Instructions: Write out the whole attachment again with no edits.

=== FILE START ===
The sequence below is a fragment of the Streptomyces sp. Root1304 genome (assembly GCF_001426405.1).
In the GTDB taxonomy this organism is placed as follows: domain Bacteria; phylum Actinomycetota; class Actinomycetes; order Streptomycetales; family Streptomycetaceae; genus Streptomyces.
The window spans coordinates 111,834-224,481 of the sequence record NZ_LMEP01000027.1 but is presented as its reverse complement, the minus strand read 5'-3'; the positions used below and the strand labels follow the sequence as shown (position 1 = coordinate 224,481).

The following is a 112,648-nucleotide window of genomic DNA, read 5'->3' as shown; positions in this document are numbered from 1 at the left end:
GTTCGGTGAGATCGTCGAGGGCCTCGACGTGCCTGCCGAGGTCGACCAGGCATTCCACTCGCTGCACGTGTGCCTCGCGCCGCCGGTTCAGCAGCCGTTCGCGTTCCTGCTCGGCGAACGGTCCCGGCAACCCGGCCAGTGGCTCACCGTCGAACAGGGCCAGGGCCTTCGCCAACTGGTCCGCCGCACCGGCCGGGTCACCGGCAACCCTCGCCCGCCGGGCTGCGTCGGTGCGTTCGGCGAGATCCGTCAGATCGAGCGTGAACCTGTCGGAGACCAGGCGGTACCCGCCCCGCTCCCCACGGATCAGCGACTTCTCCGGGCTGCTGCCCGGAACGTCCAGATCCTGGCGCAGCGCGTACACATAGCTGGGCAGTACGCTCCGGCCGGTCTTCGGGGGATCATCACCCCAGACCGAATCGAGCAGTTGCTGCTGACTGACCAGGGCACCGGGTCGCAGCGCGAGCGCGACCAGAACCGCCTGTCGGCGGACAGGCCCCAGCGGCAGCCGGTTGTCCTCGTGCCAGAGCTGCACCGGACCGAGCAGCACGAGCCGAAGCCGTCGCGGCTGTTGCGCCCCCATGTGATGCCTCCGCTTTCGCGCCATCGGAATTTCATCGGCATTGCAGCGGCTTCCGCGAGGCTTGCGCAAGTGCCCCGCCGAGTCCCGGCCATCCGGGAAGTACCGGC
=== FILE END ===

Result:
The sequence below is a fragment of the Streptomyces sp. Root1304 genome (assembly GCF_001426405.1).
In the GTDB taxonomy this organism is placed as follows: domain Bacteria; phylum Actinomycetota; class Actinomycetes; order Streptomycetales; family Streptomycetaceae; genus Streptomyces.
The window spans coordinates 111,834-224,481 of the sequence record NZ_LMEP01000027.1 but is presented as its reverse complement, the minus strand read 5'-3'; the positions used below and the strand labels follow the sequence as shown (position 1 = coordinate 224,481).

The following is a 112,648-nucleotide window of genomic DNA, read 5'->3' as shown; positions in this document are numbered from 1 at the left end:
GTTCGGTGAGATCGTCGAGGGCCTCGACGTGCCTGCCGAGGTCGACCAGGCATTCCACTCGCTGCACGTGTGCCTCGCGCCGCCGGTTCAGCAGCCGTTCGCGTTCCTGCTCGGCGAACGGTCCCGGCAACCCGGCCAGTGGCTCACCGTCGAACAGGGCCAGGGCCTTCGCCAACTGGTCCGCCGCACCGGCCGGGTCACCGGCAACCCTCGCCCGCCGGGCTGCGTCGGTGCGTTCGGCGAGATCCGTCAGATCGAGCGTGAACCTGTCGGAGACCAGGCGGTACCCGCCCCGCTCCCCACGGATCAGCGACTTCTCCGGGCTGCTGCCCGGAACGTCCAGATCCTGGCGCAGCGCGTACACATAGCTGGGCAGTACGCTCCGGCCGGTCTTCGGGGGATCATCACCCCAGACCGAATCGAGCAGTTGCTGCTGACTGACCAGGGCACCGGGTCGCAGCGCGAGCGCGACCAGAACCGCCTGTCGGCGGACAGGCCCCAGCGGCAGCCGGTTGTCCTCGTGCCAGAGCTGCACCGGACCGAGCAGCACGAGCCGAAGCCGTCGCGGCTGTTGCGCCCCCATGTGATGCCTCCGCTTTCGCGCCATCGGAATTTCATCGGCATTGCAGCGGCTTCCGCGAGGCTTGCGCAAGTGCCCCGCCGAGTCCCGGCCATCCGGGAAGTACCGGC